Skip to main content

Analysis: Macy’s making some progress


Neil Saunders, managing director of GlobalData Retail, comments on Macy’s fourth quarter results:

Despite the torrid time it had in the final quarter of 2015, Macy’s has not managed to translate that weakness into a period of holiday cheer this time around. Sales continue to slide at a fairly hefty pace, with particular weaknesses in apparel. The latter is especially disappointing given the extremely soft sales during the prior year when the weather was firmly against winter fashions. We also believe that online sales were lackluster across the quarter.

There is no doubt that, like other players, Macy’s suffered from the reduction in traffic to malls across the holiday period. However, we also think that it did little to help itself with shops that remained, for the most part, uninspiring and badly merchandised. Against an exceedingly tough backdrop, Macy’s seems to be making very little effort on the shop floor – a position that does not bode well for the future.

That said, Macy’s is making a little more progress in terms of the future structure of the organization. There now seems to be a realization that the company must move faster if it is to survive. The price of this nimbleness is a smaller, leaner business where investments can be focused on the stores and initiatives that will generate the strongest return.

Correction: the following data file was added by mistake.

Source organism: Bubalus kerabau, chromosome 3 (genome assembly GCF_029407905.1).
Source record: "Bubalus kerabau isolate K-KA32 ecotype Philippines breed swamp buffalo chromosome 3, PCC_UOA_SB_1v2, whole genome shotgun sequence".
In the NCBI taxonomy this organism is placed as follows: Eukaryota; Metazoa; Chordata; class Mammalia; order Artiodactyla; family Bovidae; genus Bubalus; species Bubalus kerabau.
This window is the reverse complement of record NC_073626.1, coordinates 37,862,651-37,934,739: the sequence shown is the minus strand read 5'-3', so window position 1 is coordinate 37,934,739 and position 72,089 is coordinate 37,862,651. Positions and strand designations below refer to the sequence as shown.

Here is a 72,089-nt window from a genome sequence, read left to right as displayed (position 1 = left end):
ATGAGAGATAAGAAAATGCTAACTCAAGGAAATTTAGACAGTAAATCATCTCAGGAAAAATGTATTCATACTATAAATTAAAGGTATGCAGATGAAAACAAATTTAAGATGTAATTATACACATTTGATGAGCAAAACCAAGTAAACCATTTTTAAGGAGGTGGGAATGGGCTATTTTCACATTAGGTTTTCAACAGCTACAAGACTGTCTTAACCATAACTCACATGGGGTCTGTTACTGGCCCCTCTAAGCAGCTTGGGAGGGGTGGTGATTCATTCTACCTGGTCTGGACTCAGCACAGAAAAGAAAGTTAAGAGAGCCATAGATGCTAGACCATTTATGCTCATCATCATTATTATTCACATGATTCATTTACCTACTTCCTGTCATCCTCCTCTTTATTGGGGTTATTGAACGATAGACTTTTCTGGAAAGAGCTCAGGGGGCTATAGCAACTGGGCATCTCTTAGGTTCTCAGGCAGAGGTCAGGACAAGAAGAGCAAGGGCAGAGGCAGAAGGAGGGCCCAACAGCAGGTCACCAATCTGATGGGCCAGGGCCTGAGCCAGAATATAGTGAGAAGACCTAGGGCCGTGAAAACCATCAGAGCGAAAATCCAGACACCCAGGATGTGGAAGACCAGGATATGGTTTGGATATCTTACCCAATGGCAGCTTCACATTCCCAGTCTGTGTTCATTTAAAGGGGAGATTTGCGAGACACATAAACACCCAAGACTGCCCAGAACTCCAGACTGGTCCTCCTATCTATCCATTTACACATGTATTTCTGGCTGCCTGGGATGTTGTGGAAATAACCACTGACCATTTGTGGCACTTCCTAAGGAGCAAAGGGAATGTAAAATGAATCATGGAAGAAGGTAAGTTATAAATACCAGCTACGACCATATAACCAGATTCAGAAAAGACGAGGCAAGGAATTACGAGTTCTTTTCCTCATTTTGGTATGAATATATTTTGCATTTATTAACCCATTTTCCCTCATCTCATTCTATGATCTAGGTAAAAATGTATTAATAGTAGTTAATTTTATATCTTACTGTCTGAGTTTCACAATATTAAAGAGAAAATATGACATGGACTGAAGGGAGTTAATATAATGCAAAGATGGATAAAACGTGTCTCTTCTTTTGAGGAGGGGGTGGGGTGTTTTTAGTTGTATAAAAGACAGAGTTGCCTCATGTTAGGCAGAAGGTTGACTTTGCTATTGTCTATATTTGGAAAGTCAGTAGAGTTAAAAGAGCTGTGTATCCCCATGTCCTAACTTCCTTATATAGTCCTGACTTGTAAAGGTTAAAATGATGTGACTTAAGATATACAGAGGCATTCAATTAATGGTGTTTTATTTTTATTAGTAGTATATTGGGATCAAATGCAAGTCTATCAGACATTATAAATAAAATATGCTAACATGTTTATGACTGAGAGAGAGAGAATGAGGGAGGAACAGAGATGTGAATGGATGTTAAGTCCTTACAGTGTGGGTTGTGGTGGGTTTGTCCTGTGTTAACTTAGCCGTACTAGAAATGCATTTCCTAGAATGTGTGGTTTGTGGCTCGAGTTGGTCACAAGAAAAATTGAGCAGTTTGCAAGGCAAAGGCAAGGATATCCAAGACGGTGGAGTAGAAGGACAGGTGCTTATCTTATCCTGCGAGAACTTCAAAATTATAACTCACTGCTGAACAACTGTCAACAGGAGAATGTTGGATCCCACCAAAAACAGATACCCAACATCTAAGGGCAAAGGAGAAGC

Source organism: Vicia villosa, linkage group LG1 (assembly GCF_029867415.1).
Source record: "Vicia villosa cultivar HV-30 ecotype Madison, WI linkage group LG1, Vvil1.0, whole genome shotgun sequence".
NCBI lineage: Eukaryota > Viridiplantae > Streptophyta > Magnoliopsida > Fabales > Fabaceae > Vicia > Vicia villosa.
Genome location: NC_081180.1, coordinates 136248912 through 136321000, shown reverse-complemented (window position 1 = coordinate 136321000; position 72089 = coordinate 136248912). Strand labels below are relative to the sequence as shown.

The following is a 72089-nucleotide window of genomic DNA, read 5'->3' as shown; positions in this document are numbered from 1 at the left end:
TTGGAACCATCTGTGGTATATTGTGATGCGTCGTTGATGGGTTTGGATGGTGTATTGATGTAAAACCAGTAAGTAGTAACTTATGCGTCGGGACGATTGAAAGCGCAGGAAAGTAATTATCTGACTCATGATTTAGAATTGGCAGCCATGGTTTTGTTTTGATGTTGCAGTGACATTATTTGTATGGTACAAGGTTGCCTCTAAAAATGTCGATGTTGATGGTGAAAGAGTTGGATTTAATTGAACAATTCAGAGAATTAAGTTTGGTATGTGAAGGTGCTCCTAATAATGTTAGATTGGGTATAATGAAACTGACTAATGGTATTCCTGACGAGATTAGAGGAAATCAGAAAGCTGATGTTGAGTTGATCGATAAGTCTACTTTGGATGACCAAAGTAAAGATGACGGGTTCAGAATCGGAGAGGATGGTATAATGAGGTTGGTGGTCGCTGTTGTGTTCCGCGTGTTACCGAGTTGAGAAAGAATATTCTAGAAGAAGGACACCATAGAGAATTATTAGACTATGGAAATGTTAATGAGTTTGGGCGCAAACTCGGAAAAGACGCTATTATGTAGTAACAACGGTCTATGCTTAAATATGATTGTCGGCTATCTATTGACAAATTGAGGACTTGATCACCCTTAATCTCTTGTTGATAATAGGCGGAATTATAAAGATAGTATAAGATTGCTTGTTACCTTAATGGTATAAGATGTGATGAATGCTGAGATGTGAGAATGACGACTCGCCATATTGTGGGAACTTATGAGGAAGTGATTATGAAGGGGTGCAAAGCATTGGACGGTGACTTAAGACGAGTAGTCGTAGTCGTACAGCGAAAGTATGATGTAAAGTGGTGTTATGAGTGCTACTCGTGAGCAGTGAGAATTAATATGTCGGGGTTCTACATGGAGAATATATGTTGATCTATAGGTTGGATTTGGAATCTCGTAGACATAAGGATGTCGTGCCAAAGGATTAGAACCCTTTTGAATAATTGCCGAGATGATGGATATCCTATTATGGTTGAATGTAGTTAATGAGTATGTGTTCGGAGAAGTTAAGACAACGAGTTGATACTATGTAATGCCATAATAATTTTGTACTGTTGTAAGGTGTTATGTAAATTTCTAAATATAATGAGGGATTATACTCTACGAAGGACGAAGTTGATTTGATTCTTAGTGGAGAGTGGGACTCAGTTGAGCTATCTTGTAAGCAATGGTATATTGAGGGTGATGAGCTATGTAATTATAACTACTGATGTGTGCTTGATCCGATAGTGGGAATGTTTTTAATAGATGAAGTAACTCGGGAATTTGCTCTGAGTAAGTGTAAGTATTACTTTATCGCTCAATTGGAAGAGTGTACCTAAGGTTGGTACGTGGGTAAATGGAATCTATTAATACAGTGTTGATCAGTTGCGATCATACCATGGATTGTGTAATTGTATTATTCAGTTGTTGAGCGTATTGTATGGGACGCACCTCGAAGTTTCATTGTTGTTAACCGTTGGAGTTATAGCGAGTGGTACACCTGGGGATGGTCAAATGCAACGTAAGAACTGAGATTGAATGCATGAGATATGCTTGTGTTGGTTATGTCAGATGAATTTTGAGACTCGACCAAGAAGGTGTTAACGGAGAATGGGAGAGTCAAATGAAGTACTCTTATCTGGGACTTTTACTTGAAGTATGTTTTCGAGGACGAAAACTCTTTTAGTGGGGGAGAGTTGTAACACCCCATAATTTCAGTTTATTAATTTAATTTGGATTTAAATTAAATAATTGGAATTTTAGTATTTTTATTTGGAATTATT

The shrinking of the business, which included 66 store closures over this fiscal year, has generated cash proceeds of $675 million. A further 34 stores are scheduled to shut in the year ahead, and will generate more income. This monetization of assets provides Macy’s with a war chest that it can use to invest in improving its proposition. However, we believe that it is vital that this money is spent wisely and well. It should not be used in a piecemeal way to simply smarten up existing stores, but to overhaul the whole customer experience and to reinvigorate the Macy’s brand. This is the last chance saloon for Macy’s: if it gets this wrong, it will increasingly find itself without the resources to implement a decent turnaround and will begin a downward spiral into oblivion.

To be fair, the company has taken some steps in the right direction, including offering more experiences in store, integrating more third party offers, and developing an embryonic off-price business in the form of Backstage. But there is much more work to do to tie all of this together into a meaningful proposition – including bolstering its range of own-label and exclusive products.

The reinvention effort comes at a time when Macy’s is the subject of takeover speculation. While we do not completely rule out corporate activity, we believe that despite Macy’s strong asset base, it would be an act of folly for a company like Hudson’s Bay to take on the all consuming challenge of turning around an ailing business. We feel even more strongly about the rumors that Amazon may buy the brand and see no compelling reason for it to do so. But regardless of ownership, there is a lot of work to do before Macy’s is back to full health.
This ad will auto-close in 10 seconds